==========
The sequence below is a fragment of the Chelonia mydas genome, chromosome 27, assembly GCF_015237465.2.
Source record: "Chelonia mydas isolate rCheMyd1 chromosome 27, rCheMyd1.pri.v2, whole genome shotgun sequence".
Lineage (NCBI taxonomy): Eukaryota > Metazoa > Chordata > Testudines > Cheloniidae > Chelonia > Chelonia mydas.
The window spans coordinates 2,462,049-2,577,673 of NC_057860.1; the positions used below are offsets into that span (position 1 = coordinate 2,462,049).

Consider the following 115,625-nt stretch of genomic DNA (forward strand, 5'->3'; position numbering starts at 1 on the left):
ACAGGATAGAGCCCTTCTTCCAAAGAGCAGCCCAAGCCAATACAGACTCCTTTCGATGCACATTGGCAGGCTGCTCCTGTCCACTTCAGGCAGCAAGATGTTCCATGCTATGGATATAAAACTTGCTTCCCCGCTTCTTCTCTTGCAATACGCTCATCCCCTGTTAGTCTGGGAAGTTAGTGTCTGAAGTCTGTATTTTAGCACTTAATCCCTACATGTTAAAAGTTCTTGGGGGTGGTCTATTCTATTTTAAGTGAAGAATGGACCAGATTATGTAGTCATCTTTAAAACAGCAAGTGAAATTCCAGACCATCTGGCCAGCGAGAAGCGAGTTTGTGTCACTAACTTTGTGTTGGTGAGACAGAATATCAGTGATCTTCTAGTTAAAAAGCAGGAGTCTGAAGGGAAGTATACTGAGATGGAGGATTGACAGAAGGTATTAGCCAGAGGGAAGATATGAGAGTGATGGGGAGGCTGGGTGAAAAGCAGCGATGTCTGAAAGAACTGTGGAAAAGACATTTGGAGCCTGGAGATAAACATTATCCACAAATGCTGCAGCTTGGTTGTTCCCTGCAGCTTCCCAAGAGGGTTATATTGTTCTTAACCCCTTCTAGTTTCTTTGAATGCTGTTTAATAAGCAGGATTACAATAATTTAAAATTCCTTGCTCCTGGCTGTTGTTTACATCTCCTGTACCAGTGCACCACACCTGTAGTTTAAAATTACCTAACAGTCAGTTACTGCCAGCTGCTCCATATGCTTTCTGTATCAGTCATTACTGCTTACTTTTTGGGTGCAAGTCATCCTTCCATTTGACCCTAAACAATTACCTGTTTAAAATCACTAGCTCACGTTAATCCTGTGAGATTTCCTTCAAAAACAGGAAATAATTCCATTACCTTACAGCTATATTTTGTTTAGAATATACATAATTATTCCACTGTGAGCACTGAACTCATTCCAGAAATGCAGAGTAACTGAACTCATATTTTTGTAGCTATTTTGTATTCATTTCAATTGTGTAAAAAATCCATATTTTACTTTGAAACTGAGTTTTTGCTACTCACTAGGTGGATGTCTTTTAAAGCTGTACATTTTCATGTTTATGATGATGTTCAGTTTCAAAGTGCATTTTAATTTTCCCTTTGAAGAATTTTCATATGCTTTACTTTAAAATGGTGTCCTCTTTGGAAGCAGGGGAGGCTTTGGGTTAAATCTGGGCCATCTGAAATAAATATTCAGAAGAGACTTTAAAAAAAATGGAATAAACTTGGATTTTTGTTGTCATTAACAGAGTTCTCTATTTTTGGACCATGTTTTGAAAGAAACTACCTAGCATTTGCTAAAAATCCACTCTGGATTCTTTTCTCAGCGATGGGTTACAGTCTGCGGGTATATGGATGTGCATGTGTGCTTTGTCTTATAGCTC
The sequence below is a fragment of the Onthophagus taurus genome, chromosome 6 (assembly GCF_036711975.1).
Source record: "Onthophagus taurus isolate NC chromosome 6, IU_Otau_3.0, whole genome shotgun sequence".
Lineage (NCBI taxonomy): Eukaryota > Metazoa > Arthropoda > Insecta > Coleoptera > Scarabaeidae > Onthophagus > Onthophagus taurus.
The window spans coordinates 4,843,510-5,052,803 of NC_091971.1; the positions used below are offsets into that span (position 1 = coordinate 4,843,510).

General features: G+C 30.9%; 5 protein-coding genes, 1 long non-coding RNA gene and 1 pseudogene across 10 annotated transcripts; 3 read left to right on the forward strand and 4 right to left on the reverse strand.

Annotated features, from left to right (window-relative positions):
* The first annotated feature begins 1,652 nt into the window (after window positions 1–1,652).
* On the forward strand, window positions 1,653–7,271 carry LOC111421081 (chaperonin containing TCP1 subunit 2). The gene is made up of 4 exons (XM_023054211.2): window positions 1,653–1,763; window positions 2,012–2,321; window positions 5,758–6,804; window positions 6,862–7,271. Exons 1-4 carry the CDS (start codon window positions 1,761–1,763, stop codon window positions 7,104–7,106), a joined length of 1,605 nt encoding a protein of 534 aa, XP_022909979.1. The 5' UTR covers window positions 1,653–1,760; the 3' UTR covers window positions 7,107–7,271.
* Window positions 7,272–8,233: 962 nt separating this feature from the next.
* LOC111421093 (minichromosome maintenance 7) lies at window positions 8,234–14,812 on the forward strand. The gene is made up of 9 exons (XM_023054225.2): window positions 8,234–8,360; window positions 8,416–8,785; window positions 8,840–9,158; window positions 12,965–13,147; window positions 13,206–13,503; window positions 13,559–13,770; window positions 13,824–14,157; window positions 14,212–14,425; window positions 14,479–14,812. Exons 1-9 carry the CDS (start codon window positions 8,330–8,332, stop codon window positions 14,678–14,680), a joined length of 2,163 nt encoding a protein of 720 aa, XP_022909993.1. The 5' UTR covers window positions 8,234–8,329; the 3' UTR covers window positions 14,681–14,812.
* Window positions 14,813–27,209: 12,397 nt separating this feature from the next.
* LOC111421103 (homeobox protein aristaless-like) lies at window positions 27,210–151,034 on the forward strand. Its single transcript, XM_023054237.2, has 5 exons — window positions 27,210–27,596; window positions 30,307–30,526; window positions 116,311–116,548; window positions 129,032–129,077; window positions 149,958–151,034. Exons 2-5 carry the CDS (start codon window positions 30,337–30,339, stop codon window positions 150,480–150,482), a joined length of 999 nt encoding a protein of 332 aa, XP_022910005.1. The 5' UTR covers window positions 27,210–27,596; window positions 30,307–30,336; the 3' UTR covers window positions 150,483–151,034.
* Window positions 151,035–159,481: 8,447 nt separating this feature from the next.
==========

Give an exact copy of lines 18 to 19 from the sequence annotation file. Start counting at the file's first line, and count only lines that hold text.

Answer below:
* LOC111421103 (homeobox protein aristaless-like) lies at window positions 27,210–151,034 on the forward strand. Its single transcript, XM_023054237.2, has 5 exons — window positions 27,210–27,596; window positions 30,307–30,526; window positions 116,311–116,548; window positions 129,032–129,077; window positions 149,958–151,034. Exons 2-5 carry the CDS (start codon window positions 30,337–30,339, stop codon window positions 150,480–150,482), a joined length of 999 nt encoding a protein of 332 aa, XP_022910005.1. The 5' UTR covers window positions 27,210–27,596; window positions 30,307–30,336; the 3' UTR covers window positions 150,483–151,034.
* Window positions 151,035–159,481: 8,447 nt separating this feature from the next.